The second thing to mention is the aircraft that is Flight 529. The Brasilia (as it was more commonly called) attracted immediate interest from many regional airlines when it first was produced, particularly in the US. The aircraft size, its top speed of 378 mph (or 608 kph), and flight ceiling of 24,000 feet (7,315 m) allowed faster and more direct services around the US and Europe, compared to similar aircraft. The first aircraft entered service with ASA in October 1985.
Back in the sky following an uneventful takeoff, Flight 529 is ascending toward its cruising altitude. But, it will never reach 24,000 feet. Just twenty minutes after takeoff, and while passing through 18,100 feet altitude (or 5,516 m), a sound erupts throughout the entire plane – it has been described as sounding like someone taking a baseball and hitting an aluminum garbage can as hard as they could over and over. Almost immediately, the airplane rolls to the right, pitches down, and begins to descend.
Flight 529’s Propellor Blades Snap and Disrupt Engine Power, Causing Plane to Yaw and Descend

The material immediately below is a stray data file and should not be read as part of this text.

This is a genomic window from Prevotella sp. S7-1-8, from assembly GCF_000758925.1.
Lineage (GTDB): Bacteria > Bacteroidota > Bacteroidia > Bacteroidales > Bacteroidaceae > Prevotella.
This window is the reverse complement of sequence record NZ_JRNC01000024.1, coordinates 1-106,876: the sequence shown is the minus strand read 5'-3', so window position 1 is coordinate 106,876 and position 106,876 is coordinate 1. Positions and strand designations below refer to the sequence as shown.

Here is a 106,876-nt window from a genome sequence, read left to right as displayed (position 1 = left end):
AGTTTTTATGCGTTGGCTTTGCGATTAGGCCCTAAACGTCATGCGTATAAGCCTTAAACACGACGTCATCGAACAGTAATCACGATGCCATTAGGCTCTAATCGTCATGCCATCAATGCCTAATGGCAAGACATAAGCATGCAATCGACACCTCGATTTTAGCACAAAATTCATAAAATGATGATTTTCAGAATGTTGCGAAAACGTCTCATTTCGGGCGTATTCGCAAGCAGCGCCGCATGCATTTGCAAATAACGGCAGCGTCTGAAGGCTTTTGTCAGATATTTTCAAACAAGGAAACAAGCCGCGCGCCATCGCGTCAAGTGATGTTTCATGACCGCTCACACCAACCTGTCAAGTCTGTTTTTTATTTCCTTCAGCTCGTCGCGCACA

In the cabin, passengers are shaken at the loud bang they have just heard, and many look out the windows along the left side of the plane, the direction from which the sound came. They can see several blades from the left propeller wedged against the front of the left wing, and it looks like fluid is coming out of the back part of the wing. More disturbingly, the plane’s left engine is also dangling precariously. And to make things worse, not only are passengers experiencing a bumpy ride and the falling sensation that comes from the fast descent rate, but oil from the plane’s left engine seeps into the cabin through the air conditioning system, making the cabin slightly smoky.
In the cockpit, the sounds of several chimes fill the air as Captain Gannaway takes control of the plane. The plane is still descending – and fast – it is falling 5200 feet (or 1,584 m) per minute, or 90 feet (or 27 m) every second.